CPI Drops 0.3%, Largest Decline Since December 2008

Tyler Durden's picture

If yesterday's better than expected initial claims numbers were bad for the market (as they implied the approach of the Fed's QEnd), today's CPI should dissolve some fears of an imminent, and very unrealistic, end to easing. Because as the Fed explained, employment is only one component of the QEnd calculus, inflation is another. And with November CPI dropping 0.3% sequentially (up 1.8% Y/Y), on expectations of a -0.2% M/M, and +1.9 Y/Y, also the biggest sequential decline since 2008, there is not much to worry about on the inflation front... as long as one doesn't count other inflation "expressions" such as modern art, insurance costs, student tuition, or even the S&P and other credit funded items into account. Core CPI also missed the expected rise of 0.2%, growing at 0.1%. Biggest components of the price drop were energy prices, declining (-4.1%) from October, Apparel (-0.6%) and Used cars and trucks (-0.5%) - thank you GM channel stuffing. Alternatively, prices rose for food at home (+0.3%), Electricity (+0.7%) and food away from home (+0.3%). We may need some more QE4EVA+1^? soon if this continues.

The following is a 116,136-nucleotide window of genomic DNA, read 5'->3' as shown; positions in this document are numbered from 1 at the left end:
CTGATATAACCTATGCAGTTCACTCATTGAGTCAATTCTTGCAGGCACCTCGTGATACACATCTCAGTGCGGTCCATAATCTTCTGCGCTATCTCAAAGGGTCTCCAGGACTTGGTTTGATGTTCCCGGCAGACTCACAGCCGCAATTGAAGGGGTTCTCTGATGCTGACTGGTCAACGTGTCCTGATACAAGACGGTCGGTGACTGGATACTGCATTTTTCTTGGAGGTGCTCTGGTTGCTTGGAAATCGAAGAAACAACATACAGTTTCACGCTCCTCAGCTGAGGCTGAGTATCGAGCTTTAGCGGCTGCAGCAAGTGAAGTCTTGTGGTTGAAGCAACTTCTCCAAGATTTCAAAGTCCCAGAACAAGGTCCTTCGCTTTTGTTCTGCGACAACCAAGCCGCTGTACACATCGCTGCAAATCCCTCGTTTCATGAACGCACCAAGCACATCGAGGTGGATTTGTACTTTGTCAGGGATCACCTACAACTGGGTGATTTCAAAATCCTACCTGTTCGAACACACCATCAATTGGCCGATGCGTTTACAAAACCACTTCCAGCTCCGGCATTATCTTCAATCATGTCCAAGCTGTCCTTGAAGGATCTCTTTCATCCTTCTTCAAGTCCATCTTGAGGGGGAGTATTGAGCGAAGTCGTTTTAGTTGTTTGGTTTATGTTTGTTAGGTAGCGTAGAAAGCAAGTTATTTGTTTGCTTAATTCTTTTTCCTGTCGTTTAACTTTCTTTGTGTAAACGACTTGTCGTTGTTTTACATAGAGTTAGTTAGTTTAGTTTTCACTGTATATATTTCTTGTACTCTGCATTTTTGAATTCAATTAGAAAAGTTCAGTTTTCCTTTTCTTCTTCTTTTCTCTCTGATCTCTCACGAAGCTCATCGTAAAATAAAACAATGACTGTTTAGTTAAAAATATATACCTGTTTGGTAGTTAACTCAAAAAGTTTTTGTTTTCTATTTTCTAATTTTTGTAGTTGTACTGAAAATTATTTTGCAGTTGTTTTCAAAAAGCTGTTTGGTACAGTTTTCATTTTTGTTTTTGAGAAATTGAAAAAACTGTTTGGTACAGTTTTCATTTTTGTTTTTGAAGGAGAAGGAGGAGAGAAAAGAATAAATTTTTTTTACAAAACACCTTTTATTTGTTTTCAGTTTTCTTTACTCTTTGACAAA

Chart: Bloomberg